Why did you decide to build a tiny home?
I wanted a home of my own, and this was the most financially viable option. The opportunity to both design it from scratch, and be a part of every stage of the build sold me. It was quite an undertaking, and I put everything I've got into it, but it was well worth it! There were so many aspects of the build I could write about here (i.e. solar issues + energy usage, proper cedar siding care, easy DIYs, permitting, insurance, etc), but there is already so much excellent information available online. These communities and resources were particularly helpful to me: Latch Collective (please purchase their resource "A Helpful Guide to Legally Living Tiny or Tiny Houses as ADUs, an introductory guidebook" - Latch was so helpful in the process and the best resource on the whole, by far!), The Tiny Life, American Tiny House Association, Tiny Home Insurance (not what I ended up using, but still helpful), RVIA Certification (or here).
Since I mentioned it and it opens up a can of worms: RV certification. BEFORE you begin the build, do this research! Every county has different ordinances to comply with (although they are changing rapidly!), and the further into the build you get, the more challenging it will become to alter anything that lives inside your walls (i.e. electrical, heating, cooling, pipes, etc). I decided to pay the extra $2k to have my home RV certified both for piece of mind and flexibility. Piece of mind because I worked with an independent builder (the certification process involved an inspection that ensured his work), and flexibility because when I began the build, I hadn't yet confirmed where my home would be located and I knew that RVs were more commonly accepted/legal.
However, I knew I was going to live in the Southern CA area, so I did my research accordingly and learned that on top of complying with NHTSA regs, the home needed to be built to ANSI and NFPA codes as well (i.e. Rocky Mountain Tiny Houses are not RVIA certified, but built to meet ANSI 119.5 and NFPA 1192). The screenshot to the right is from Latch Collectives "A Helpful Guide to Legally Living Tiny in Los Angeles." I took a bit of a risk going with an independent builder rather than an RVIA certified manufacturer, but the design/creative freedom was - again - well worth it. Not having the RV certification would put me in a legally-risky spot in LA (for instance, grey area with property taxes) and, if the home wasn't built to ANSI and NFPA standards, I'd also be putting anyone I approach for parking (on a residential property) in a precarious position. Being RV certified also makes it a bit easier to get the home insured.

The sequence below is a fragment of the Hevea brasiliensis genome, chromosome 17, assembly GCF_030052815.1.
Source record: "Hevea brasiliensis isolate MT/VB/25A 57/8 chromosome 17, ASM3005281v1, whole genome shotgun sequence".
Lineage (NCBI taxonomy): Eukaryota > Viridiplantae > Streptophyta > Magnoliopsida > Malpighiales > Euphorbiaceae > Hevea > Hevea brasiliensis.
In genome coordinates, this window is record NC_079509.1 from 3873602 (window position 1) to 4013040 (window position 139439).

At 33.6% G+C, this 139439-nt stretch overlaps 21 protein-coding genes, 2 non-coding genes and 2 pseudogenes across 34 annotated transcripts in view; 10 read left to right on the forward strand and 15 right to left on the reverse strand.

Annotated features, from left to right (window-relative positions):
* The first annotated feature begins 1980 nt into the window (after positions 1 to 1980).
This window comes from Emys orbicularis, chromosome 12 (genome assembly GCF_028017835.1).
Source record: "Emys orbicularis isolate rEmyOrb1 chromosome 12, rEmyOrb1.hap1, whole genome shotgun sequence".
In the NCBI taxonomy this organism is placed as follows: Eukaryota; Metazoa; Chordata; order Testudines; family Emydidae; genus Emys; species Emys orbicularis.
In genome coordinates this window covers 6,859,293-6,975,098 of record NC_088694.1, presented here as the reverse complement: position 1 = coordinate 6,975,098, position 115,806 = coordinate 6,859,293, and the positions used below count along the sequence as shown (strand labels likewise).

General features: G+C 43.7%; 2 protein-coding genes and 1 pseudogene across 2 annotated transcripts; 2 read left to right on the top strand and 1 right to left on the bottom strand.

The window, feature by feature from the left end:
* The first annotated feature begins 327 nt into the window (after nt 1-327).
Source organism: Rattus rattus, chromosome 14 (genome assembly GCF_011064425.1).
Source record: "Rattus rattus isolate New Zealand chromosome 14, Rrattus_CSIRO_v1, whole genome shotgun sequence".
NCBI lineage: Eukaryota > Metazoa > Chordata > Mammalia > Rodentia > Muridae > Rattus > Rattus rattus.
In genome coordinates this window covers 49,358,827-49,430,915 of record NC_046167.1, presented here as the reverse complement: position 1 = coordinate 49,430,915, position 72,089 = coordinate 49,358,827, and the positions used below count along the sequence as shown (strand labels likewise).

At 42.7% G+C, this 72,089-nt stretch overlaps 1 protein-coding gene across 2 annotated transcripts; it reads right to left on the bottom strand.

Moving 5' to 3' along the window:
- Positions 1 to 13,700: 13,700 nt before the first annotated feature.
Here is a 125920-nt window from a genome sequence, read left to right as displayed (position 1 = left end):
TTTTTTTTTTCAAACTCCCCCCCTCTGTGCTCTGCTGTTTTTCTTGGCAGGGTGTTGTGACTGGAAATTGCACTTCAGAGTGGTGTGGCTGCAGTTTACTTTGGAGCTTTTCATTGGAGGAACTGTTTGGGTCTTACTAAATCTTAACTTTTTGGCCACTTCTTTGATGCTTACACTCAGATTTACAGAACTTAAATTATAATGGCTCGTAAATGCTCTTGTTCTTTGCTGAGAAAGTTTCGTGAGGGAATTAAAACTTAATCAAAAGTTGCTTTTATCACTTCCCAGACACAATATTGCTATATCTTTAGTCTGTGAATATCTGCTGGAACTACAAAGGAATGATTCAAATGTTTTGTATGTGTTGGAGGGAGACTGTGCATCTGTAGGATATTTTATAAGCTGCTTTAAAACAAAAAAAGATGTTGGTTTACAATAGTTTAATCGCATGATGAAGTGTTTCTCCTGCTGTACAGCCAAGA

My home was RV certified with Pacific West Associates and the trailer frame we used is from Iron Eagle Trailers (out of Portland, OR), which is engineered to be a tiny house foundation. The certification process involved a design review, a physical inspection, and - if passed - a physical placard for the house.
What was your design process?
I could write a book about this part! The truth is, everything happened a little backwards. Although the first phases of working with my builder went smoothly (I explained to him - in detail - what I wanted, he sent me renderings of the design to approve), he never actually provided me with a blueprint or specific measurements. This made things more challenging as we got further into the build. For instance: because I was planning on having swing chairs, my builder needed to ensure proper blocking in the ceiling before he closed it up (so that I could safely hang a chair without the ceiling collapsing). To do this, he needed to know exactly where to place the blocking. However, even though I knew the dimensions of the chairs, I couldn’t tell him where to place the blocking without a blueprint. So, after piecing together dimensions relayed in various emails, I made a blueprint on my own, and sent that to the builder to eliminate guess-work. I did this on Adobe illustrator, but you could use a number of other programs.. even powerpoint!: